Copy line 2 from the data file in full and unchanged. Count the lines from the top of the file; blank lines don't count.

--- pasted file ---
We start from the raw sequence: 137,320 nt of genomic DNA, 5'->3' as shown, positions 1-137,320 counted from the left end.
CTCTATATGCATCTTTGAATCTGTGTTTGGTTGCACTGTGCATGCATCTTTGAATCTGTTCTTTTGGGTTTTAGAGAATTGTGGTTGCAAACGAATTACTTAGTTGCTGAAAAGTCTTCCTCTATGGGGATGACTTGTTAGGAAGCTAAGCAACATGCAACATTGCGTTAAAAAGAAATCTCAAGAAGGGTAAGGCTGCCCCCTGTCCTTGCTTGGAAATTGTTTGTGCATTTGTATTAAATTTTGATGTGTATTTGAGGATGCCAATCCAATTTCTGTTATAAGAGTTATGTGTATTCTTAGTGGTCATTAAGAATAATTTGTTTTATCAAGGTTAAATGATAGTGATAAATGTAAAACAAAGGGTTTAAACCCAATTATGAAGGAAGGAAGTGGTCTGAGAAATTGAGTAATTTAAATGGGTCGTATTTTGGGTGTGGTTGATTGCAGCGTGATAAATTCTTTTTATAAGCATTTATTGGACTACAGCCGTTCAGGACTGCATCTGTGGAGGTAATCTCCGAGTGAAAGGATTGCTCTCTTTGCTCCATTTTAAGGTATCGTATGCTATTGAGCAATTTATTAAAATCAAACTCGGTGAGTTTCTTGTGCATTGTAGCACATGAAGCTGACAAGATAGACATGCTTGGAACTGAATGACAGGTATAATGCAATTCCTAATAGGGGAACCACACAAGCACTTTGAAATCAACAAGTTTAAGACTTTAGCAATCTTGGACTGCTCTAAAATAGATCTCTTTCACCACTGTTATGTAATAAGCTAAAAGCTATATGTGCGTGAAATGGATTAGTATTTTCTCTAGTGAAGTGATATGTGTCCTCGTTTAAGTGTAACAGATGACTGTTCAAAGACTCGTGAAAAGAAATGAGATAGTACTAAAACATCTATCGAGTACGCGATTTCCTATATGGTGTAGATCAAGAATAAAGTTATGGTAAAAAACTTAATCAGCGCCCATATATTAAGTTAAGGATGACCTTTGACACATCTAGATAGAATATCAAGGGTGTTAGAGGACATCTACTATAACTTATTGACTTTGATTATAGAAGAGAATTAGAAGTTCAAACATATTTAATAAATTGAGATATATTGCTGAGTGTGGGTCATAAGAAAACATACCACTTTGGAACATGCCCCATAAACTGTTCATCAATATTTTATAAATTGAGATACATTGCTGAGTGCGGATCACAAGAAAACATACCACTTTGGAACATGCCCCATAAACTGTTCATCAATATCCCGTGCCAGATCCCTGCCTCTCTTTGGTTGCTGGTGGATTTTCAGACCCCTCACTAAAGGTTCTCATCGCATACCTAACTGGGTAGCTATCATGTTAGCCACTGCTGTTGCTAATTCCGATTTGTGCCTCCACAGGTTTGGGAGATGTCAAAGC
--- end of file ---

CTCTATATGCATCTTTGAATCTGTGTTTGGTTGCACTGTGCATGCATCTTTGAATCTGTTCTTTTGGGTTTTAGAGAATTGTGGTTGCAAACGAATTACTTAGTTGCTGAAAAGTCTTCCTCTATGGGGATGACTTGTTAGGAAGCTAAGCAACATGCAACATTGCGTTAAAAAGAAATCTCAAGAAGGGTAAGGCTGCCCCCTGTCCTTGCTTGGAAATTGTTTGTGCATTTGTATTAAATTTTGATGTGTATTTGAGGATGCCAATCCAATTTCTGTTATAAGAGTTATGTGTATTCTTAGTGGTCATTAAGAATAATTTGTTTTATCAAGGTTAAATGATAGTGATAAATGTAAAACAAAGGGTTTAAACCCAATTATGAAGGAAGGAAGTGGTCTGAGAAATTGAGTAATTTAAATGGGTCGTATTTTGGGTGTGGTTGATTGCAGCGTGATAAATTCTTTTTATAAGCATTTATTGGACTACAGCCGTTCAGGACTGCATCTGTGGAGGTAATCTCCGAGTGAAAGGATTGCTCTCTTTGCTCCATTTTAAGGTATCGTATGCTATTGAGCAATTTATTAAAATCAAACTCGGTGAGTTTCTTGTGCATTGTAGCACATGAAGCTGACAAGATAGACATGCTTGGAACTGAATGACAGGTATAATGCAATTCCTAATAGGGGAACCACACAAGCACTTTGAAATCAACAAGTTTAAGACTTTAGCAATCTTGGACTGCTCTAAAATAGATCTCTTTCACCACTGTTATGTAATAAGCTAAAAGCTATATGTGCGTGAAATGGATTAGTATTTTCTCTAGTGAAGTGATATGTGTCCTCGTTTAAGTGTAACAGATGACTGTTCAAAGACTCGTGAAAAGAAATGAGATAGTACTAAAACATCTATCGAGTACGCGATTTCCTATATGGTGTAGATCAAGAATAAAGTTATGGTAAAAAACTTAATCAGCGCCCATATATTAAGTTAAGGATGACCTTTGACACATCTAGATAGAATATCAAGGGTGTTAGAGGACATCTACTATAACTTATTGACTTTGATTATAGAAGAGAATTAGAAGTTCAAACATATTTAATAAATTGAGATATATTGCTGAGTGTGGGTCATAAGAAAACATACCACTTTGGAACATGCCCCATAAACTGTTCATCAATATTTTATAAATTGAGATACATTGCTGAGTGCGGATCACAAGAAAACATACCACTTTGGAACATGCCCCATAAACTGTTCATCAATATCCCGTGCCAGATCCCTGCCTCTCTTTGGTTGCTGGTGGATTTTCAGACCCCTCACTAAAGGTTCTCATCGCATACCTAACTGGGTAGCTATCATGTTAGCCACTGCTGTTGCTAATTCCGATTTGTGCCTCCACAGGTTTGGGAGATGTCAAAGC